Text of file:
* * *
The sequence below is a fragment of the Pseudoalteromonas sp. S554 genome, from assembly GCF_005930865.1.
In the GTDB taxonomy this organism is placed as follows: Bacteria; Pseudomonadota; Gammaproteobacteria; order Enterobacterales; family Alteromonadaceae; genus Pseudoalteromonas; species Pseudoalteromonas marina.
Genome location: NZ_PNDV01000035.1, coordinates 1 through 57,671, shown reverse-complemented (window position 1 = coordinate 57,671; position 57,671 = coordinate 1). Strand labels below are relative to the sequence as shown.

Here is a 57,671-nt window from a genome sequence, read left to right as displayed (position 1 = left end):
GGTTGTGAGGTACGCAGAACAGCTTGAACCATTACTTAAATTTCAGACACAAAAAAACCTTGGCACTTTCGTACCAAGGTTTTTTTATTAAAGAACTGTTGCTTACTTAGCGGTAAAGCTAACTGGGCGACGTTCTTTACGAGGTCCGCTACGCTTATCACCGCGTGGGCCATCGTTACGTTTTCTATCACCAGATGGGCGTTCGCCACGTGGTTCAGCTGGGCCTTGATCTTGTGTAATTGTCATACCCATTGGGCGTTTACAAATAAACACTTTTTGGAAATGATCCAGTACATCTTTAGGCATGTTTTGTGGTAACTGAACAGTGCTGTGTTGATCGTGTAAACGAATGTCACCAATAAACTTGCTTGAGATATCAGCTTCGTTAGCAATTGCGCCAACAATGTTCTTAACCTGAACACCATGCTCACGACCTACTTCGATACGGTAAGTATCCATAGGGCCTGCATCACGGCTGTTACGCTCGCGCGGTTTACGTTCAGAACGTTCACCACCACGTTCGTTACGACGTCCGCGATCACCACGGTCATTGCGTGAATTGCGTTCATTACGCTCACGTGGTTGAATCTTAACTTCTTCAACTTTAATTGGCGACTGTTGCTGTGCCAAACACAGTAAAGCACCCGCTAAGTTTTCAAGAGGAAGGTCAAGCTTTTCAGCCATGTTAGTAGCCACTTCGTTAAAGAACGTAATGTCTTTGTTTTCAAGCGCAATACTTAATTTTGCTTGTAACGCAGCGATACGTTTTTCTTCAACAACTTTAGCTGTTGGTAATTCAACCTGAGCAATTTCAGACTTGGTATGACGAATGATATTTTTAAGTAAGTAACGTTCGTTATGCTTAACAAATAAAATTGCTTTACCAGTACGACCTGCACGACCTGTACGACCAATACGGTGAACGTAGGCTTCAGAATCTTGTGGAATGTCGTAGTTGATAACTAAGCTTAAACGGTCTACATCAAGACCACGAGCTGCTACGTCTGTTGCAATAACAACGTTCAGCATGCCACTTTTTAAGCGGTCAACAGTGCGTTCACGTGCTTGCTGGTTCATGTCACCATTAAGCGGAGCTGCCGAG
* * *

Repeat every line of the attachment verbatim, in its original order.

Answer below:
The sequence below is a fragment of the Pseudoalteromonas sp. S554 genome, from assembly GCF_005930865.1.
In the GTDB taxonomy this organism is placed as follows: Bacteria; Pseudomonadota; Gammaproteobacteria; order Enterobacterales; family Alteromonadaceae; genus Pseudoalteromonas; species Pseudoalteromonas marina.
Genome location: NZ_PNDV01000035.1, coordinates 1 through 57,671, shown reverse-complemented (window position 1 = coordinate 57,671; position 57,671 = coordinate 1). Strand labels below are relative to the sequence as shown.

Here is a 57,671-nt window from a genome sequence, read left to right as displayed (position 1 = left end):
GGTTGTGAGGTACGCAGAACAGCTTGAACCATTACTTAAATTTCAGACACAAAAAAACCTTGGCACTTTCGTACCAAGGTTTTTTTATTAAAGAACTGTTGCTTACTTAGCGGTAAAGCTAACTGGGCGACGTTCTTTACGAGGTCCGCTACGCTTATCACCGCGTGGGCCATCGTTACGTTTTCTATCACCAGATGGGCGTTCGCCACGTGGTTCAGCTGGGCCTTGATCTTGTGTAATTGTCATACCCATTGGGCGTTTACAAATAAACACTTTTTGGAAATGATCCAGTACATCTTTAGGCATGTTTTGTGGTAACTGAACAGTGCTGTGTTGATCGTGTAAACGAATGTCACCAATAAACTTGCTTGAGATATCAGCTTCGTTAGCAATTGCGCCAACAATGTTCTTAACCTGAACACCATGCTCACGACCTACTTCGATACGGTAAGTATCCATAGGGCCTGCATCACGGCTGTTACGCTCGCGCGGTTTACGTTCAGAACGTTCACCACCACGTTCGTTACGACGTCCGCGATCACCACGGTCATTGCGTGAATTGCGTTCATTACGCTCACGTGGTTGAATCTTAACTTCTTCAACTTTAATTGGCGACTGTTGCTGTGCCAAACACAGTAAAGCACCCGCTAAGTTTTCAAGAGGAAGGTCAAGCTTTTCAGCCATGTTAGTAGCCACTTCGTTAAAGAACGTAATGTCTTTGTTTTCAAGCGCAATACTTAATTTTGCTTGTAACGCAGCGATACGTTTTTCTTCAACAACTTTAGCTGTTGGTAATTCAACCTGAGCAATTTCAGACTTGGTATGACGAATGATATTTTTAAGTAAGTAACGTTCGTTATGCTTAACAAATAAAATTGCTTTACCAGTACGACCTGCACGACCTGTACGACCAATACGGTGAACGTAGGCTTCAGAATCTTGTGGAATGTCGTAGTTGATAACTAAGCTTAAACGGTCTACATCAAGACCACGAGCTGCTACGTCTGTTGCAATAACAACGTTCAGCATGCCACTTTTTAAGCGGTCAACAGTGCGTTCACGTGCTTGCTGGTTCATGTCACCATTAAGCGGAGCTGCCGAG